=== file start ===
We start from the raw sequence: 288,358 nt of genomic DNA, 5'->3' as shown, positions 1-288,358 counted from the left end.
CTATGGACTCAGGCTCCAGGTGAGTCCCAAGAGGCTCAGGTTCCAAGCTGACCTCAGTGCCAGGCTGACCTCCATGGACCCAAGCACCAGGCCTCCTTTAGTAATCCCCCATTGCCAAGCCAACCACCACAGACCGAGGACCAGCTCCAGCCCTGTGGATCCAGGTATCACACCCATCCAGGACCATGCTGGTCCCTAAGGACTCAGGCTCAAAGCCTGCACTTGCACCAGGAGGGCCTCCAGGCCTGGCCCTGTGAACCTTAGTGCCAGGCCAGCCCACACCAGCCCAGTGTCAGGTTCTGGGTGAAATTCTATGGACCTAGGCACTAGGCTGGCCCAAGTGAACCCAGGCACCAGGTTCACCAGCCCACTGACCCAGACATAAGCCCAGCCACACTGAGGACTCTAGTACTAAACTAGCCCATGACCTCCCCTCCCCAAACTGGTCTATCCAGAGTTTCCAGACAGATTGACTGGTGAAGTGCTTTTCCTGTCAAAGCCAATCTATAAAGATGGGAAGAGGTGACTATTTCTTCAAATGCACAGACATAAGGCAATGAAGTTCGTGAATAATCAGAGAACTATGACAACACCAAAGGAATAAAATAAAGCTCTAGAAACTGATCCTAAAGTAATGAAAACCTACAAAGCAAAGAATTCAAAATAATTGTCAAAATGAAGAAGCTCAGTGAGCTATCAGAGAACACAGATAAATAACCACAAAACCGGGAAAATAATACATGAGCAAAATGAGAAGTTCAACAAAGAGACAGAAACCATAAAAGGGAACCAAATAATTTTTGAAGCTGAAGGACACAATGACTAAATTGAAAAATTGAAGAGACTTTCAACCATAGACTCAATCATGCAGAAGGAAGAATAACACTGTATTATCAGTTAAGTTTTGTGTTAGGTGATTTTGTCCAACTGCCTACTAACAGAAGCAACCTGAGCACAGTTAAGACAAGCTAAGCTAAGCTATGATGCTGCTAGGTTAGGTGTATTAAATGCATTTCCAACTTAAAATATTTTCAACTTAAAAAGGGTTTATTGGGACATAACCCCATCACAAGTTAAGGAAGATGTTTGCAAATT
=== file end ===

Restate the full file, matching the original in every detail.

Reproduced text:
We start from the raw sequence: 288,358 nt of genomic DNA, 5'->3' as shown, positions 1-288,358 counted from the left end.
CTATGGACTCAGGCTCCAGGTGAGTCCCAAGAGGCTCAGGTTCCAAGCTGACCTCAGTGCCAGGCTGACCTCCATGGACCCAAGCACCAGGCCTCCTTTAGTAATCCCCCATTGCCAAGCCAACCACCACAGACCGAGGACCAGCTCCAGCCCTGTGGATCCAGGTATCACACCCATCCAGGACCATGCTGGTCCCTAAGGACTCAGGCTCAAAGCCTGCACTTGCACCAGGAGGGCCTCCAGGCCTGGCCCTGTGAACCTTAGTGCCAGGCCAGCCCACACCAGCCCAGTGTCAGGTTCTGGGTGAAATTCTATGGACCTAGGCACTAGGCTGGCCCAAGTGAACCCAGGCACCAGGTTCACCAGCCCACTGACCCAGACATAAGCCCAGCCACACTGAGGACTCTAGTACTAAACTAGCCCATGACCTCCCCTCCCCAAACTGGTCTATCCAGAGTTTCCAGACAGATTGACTGGTGAAGTGCTTTTCCTGTCAAAGCCAATCTATAAAGATGGGAAGAGGTGACTATTTCTTCAAATGCACAGACATAAGGCAATGAAGTTCGTGAATAATCAGAGAACTATGACAACACCAAAGGAATAAAATAAAGCTCTAGAAACTGATCCTAAAGTAATGAAAACCTACAAAGCAAAGAATTCAAAATAATTGTCAAAATGAAGAAGCTCAGTGAGCTATCAGAGAACACAGATAAATAACCACAAAACCGGGAAAATAATACATGAGCAAAATGAGAAGTTCAACAAAGAGACAGAAACCATAAAAGGGAACCAAATAATTTTTGAAGCTGAAGGACACAATGACTAAATTGAAAAATTGAAGAGACTTTCAACCATAGACTCAATCATGCAGAAGGAAGAATAACACTGTATTATCAGTTAAGTTTTGTGTTAGGTGATTTTGTCCAACTGCCTACTAACAGAAGCAACCTGAGCACAGTTAAGACAAGCTAAGCTAAGCTATGATGCTGCTAGGTTAGGTGTATTAAATGCATTTCCAACTTAAAATATTTTCAACTTAAAAAGGGTTTATTGGGACATAACCCCATCACAAGTTAAGGAAGATGTTTGCAAATT